By the way, here's a var_export() dump of the array after it was sorted:

array (
  0 => array (
    'countries' => 'EN,SP,FR',
    '_score' => 25,
  ),
  1 => array (
    'countries' => 'EN,DE,SP',
    '_score' => 23,
  ),
  2 => array (
    'countries' => 'EN,CH,SP',
    '_score' => 21,
  ),
  3 => array (
    'countries' => 'CH,EN,SP',
    '_score' => 21,
  ),
  4 => array (
    'countries' => 'DE,SP,CH',
    '_score' => 16,
  ),
  5 => array (
    'countries' => 'DE,FR,CH',
    '_score' => 15,
  ),
  6 => array (
    'countries' => 'DE,SV,SP',
    '_score' => 14,
  ),
)

Enjoy!

share|improve this answer
    
Hi! Awesome stuff. Thanks for your help! I am not sure that i have explained myself properly though. I want to check if the values inside the "countries"-array contains a set value (like "EN") and if so, raise the priority in sorting on the parent array. –  Industrial Jan 13 '10 at 19:03
    
Big thanks to you Dereleased! –  Industrial Jan 14 '10 at 17:38
1  
I just added a huge amount of info on a numerical user-defined sorting mechanism that you might like, please check it out and let me know what you think! –  Dereleased Jan 14 '10 at 23:39
    
Jeez man, you're amazing! I dont know what to say. Thanks! Definitely need to try this solution out! I owe you one for this! Thanks again! –  Industrial Jan 17 '10 at 11:18
    
Had help of this again. You're the man, Dereleased! :) –  Industrial Mar 10 '10 at 22:33

Finally found this wonderful function at PHP.net:

        function array_msort($array, $cols)
        {
            $colarr = array();
            foreach ($cols as $col => $order) {
                $colarr[$col] = array();
                foreach ($array as $k => $row) { $colarr[$col]['_'.$k] = strtolower($row[$col]); }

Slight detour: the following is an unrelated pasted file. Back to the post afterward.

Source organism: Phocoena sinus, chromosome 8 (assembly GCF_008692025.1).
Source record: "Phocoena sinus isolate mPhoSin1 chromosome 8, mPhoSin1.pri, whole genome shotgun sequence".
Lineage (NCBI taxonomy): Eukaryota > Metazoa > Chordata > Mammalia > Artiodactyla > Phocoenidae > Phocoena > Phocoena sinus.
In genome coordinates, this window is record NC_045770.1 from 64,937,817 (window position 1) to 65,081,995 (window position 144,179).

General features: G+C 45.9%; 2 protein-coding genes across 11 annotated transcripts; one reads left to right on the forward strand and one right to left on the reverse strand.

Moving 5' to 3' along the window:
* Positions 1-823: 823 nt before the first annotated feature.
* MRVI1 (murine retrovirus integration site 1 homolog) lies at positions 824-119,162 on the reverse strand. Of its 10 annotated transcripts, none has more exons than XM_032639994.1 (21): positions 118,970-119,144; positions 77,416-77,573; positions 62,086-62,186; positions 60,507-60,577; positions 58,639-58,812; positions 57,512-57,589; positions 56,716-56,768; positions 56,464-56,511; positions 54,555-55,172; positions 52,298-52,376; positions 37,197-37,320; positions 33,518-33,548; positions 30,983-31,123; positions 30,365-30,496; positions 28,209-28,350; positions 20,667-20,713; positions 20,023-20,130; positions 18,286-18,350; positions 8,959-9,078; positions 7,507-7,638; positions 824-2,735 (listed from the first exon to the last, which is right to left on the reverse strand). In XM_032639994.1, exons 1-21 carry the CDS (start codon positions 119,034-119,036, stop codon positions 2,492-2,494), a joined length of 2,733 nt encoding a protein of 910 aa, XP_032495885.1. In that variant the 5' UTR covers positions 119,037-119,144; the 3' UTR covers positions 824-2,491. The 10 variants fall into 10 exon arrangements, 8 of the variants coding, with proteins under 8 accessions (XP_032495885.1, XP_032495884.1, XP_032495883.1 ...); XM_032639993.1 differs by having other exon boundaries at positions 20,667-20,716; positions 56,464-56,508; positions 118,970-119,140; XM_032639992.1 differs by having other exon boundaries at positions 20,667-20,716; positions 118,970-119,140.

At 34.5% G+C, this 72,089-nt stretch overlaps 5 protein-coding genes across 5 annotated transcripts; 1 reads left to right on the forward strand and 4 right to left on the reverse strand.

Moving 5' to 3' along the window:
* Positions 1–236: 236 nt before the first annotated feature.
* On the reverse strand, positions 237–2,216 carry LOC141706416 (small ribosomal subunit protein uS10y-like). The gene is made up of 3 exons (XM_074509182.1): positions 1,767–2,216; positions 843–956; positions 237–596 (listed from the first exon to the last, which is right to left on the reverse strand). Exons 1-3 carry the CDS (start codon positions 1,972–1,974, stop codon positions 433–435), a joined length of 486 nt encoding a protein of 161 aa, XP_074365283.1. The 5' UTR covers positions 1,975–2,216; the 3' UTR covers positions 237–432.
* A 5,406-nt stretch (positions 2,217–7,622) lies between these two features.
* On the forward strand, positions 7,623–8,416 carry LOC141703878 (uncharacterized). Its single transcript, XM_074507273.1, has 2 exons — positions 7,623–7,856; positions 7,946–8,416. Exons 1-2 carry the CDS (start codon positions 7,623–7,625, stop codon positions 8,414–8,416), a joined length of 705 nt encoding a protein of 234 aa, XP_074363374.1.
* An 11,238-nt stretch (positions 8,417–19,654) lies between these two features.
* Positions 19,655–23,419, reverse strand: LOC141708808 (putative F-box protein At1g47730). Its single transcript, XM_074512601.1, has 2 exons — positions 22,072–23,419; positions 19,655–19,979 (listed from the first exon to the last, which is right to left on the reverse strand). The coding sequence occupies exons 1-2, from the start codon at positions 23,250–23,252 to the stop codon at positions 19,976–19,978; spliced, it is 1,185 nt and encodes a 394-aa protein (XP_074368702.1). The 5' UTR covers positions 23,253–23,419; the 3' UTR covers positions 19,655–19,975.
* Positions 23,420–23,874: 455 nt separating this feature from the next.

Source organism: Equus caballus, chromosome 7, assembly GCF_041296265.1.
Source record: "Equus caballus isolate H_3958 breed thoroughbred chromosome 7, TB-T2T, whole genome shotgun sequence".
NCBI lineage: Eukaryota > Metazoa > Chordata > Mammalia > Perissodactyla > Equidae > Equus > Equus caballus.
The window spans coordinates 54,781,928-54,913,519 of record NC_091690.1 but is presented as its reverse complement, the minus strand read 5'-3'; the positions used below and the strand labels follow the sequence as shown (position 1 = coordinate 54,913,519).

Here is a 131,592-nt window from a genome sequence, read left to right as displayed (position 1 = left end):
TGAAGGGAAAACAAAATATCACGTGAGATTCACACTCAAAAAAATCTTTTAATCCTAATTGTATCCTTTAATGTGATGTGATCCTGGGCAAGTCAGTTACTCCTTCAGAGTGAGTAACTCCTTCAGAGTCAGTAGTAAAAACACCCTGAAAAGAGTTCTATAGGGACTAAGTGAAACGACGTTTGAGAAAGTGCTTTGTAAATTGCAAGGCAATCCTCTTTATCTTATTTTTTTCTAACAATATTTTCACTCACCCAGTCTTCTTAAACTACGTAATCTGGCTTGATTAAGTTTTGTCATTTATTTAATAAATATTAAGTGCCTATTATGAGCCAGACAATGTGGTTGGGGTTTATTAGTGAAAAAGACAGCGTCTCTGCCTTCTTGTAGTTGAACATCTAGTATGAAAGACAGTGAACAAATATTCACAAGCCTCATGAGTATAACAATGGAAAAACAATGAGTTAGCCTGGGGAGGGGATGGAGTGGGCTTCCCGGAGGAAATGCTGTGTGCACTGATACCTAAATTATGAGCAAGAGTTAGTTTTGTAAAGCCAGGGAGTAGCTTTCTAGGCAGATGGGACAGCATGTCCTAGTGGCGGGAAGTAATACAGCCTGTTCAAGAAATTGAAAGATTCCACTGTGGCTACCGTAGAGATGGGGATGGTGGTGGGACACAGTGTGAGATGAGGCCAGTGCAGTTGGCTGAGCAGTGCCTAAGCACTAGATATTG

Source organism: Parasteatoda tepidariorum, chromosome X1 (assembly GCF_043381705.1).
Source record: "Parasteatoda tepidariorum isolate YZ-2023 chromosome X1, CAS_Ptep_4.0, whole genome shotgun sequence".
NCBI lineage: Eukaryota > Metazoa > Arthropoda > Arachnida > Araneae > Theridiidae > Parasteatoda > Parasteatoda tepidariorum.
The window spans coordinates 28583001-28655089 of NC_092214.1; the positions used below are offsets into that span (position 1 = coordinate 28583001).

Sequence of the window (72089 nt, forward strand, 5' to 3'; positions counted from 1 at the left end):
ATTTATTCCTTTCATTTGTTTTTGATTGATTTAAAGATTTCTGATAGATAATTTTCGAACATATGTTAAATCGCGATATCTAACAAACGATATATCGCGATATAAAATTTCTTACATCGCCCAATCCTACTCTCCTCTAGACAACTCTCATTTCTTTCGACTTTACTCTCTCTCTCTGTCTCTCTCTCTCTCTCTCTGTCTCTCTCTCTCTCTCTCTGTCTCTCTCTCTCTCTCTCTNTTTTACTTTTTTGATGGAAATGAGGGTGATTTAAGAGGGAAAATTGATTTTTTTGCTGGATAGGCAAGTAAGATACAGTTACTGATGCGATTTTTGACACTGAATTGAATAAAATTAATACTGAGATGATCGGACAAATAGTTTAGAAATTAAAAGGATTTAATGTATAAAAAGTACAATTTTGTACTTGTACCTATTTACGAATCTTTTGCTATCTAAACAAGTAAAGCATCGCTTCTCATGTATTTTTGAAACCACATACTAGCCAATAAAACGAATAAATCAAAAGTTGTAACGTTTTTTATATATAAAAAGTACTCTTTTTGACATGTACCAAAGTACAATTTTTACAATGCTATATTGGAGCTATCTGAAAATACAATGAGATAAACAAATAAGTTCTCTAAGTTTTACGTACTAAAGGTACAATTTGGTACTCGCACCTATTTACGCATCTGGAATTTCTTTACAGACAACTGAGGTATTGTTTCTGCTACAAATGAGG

}
            $eval = 'array_multisort(';
            foreach ($cols as $col => $order) {
                $eval .= '$colarr[\''.$col.'\'],'.$order.',';
            }
            $eval = substr($eval,0,-1).');';
            eval($eval);
            $ret = array();
            foreach ($colarr as $col => $arr) {
                foreach ($arr as $k => $v) {
                    $k = substr($k,1);
                    if (!isset($ret[$k])) $ret[$k] = $array[$k];
                    $ret[$k][$col] = $array[$k][$col];
                }
            }
            return $ret;

        }

This is how each country looks like: $array['countries'] = in_array($needle, $haystack); }

$array = $array = array_msort($array, array('countries'=>SORT_DESC, 'id'=>SORT_ASC));

Thanks all for your help!

share|improve this answer

You might consider array_walk and array_walk_recursive and array_map, which when combined together maybe to get to doing what you want to do.

share|improve this answer

Try with array_mulisort.

share|improve this answer

Check out uasort to see how to use a user defined comparison function.

share|improve this answer
    
Nvm, Dereleased was faster :) –  Thilo Jan 13 '10 at 18:53

Your Answer

 
discard

By posting your answer, you agree to the privacy policy and terms of service.

Not the answer you're looking for? Browse other questions tagged or ask your own question.